Satyagraha

Cultural Psychology

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Plato Not a Moral Absolutist (or a Relativist)

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PLATO is often wrongly associated in people’s minds with moral absolutism — that is, with the position that there are definite, absolute rights and wrongs, and, as a result, that human morality involves universal rules for things we should always or never do. However this view is mistaken. Plato’s moral theory, in fact, relies intimately on the principles of balance and proportion. Although Aristotle is usually considered the originator or populizer of the concept of virtue as a golden mean between opposite extremes, this principle is prominently featured earlier in the works of Plato, his teacher.

In the Republic, Plato’s magnificent and magisterial work on personal morals (civil politics is by no means its central theme), he supplies an important summary at the end of Book 9.  The entire preceding discussion was aimed at answering two questions: (1) who is the righteous person? and (2) is the righteous person happier than the unrighteous?  In his summary Plato supplies this key principle:

When the entire soul accepts the guidance of the wisdom-loving part and is not filled with inner dissension, the result for each part is that it in all other respects keeps to its own task and is just, and likewise that each enjoys its own proper pleasures and the best pleasures and, so far as such a thing is possible, the truest. (Republic 9.586e−587a; tr. Shorey; italics added; cf. Philebus 64d−e).

What he means is that, for example, if one emphasizes sensory pleasures or gratification of biological appetites too much at the cost of, say, work or intellectual activity, one creates inner disharmony and strife.  To illustrate this is the whole point of the elaborate city-soul analogy of the Republic; the idea is that our soul is like a city with many factions, and if one faction is overindulged, strife results.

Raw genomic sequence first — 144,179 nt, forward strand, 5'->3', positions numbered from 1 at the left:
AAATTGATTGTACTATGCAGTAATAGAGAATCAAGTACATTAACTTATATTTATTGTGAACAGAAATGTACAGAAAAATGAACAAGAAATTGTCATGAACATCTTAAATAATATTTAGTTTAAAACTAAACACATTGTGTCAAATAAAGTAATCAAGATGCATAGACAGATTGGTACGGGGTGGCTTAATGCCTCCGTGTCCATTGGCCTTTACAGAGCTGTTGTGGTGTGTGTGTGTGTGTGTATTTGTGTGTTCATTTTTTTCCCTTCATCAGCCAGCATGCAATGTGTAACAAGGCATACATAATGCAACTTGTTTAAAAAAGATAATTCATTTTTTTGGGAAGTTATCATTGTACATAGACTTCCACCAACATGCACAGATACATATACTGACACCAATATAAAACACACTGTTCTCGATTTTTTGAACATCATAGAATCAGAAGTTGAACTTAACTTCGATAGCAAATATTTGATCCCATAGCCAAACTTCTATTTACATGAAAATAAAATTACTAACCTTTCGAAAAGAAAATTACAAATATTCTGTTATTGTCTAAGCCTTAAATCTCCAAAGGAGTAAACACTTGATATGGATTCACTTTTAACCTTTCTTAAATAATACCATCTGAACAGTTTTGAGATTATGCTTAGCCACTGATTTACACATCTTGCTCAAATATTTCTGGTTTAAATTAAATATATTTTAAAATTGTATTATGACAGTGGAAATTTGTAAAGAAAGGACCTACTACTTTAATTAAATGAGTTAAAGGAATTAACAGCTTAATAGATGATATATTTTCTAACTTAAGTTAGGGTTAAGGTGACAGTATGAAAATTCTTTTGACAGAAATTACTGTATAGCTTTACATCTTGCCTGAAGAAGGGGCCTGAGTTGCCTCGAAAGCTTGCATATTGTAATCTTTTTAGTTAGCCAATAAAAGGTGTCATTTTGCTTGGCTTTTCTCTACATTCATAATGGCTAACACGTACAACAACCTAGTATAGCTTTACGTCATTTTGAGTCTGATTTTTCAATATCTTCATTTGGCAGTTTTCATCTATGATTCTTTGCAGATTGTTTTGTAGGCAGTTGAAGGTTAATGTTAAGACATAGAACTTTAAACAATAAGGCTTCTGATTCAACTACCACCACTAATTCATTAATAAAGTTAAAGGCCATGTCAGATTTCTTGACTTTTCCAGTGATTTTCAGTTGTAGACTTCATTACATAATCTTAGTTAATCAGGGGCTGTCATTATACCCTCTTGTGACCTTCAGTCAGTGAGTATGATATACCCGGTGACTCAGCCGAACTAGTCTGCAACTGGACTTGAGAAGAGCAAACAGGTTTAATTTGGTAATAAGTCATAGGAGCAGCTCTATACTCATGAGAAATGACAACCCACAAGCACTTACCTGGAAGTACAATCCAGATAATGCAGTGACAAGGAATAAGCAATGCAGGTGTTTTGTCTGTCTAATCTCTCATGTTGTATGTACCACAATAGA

Besides being bad in itself, inner strife has the result, Plato tells us here, of diminishing all pleasure.  Disproportionate indulgence has the effect of blunting and dulling ones experience of the pleasure.  For example, although drinking a small glass of rare wine may be a genuine pleasure, to consume half a bottle dulls the senses, lessening or eliminating the pleasure.  But on top of that, intentional overindulgence may produce inner, mental strife, and this agitation, which reduces our clear and focused attention, will further lessen the pleasure.  On the other hand, if we make a discerning choice to indulge an appetite to the exact right measure, then we may experience the best and truest form of the associated pleasure.

Hence our goal at all times should be to reach and maintain a state of harmony and balance within our soul, so that we may both (1) have the fullest level of mental integrity and clarity, meting out pleasures with wisdom and discernment, and (2) then to enjoy well-measured pleasures fully.  Seeking pleasures is natural and normal, provided they not subvert the more fundamental need to maintain a healthy-minded and virtuous disposition of ones psyche:

The entire soul, returning to its nature at the best, attains to a much more precious condition in acquiring sobriety [sound-mindedness; sophrosyne] and righteousness [dikaiosyne] together with wisdom [phronesis] . . . Then the wise man will bend all his endeavors to this end throughout his life; he will, to begin with, prize the studies that will give this quality to his soul and disprize the others . . . but he will always be found attuning the harmonies of his body for the sake of the concord in his soul . . . He will . . . keep his eyes fixed on the constitution in his soul, and taking care and watching lest he disturb anything there either by excess or deficiency. (Republic 9.591 b−e; tr. Shorey; italics added)

Nor is Plato a Relativist

Nevertheless, neither can it be said that Plato is a moral relativist. His ethics, in fact, offer a third alternative (tertium quid) to moral absolutism and moral relativism.

What is non-relative is his overriding principle that harmony and sound-mindedness, and other such things which promote clear perception of justness and rightness, are absolute and objective criteria for right action.  While the same action (e.g., to drink a glass of wine) may be righteous or unrighteous in different circumstances, the overriding principle by which it may be deemed just and right — i.e., the promotion of inner harmony and ability to see truth, justice and beauty relative to circumstance — does remain the same. And this is much different than moral relativism.  Justice as harmony for Plato is understood as an objective and immutable cosmic principle.

This fits generally with Plato’s marvelous integrality, such that he is able to resolve and find answers to life’s pressing existential questions by transcending dichotomies.

 

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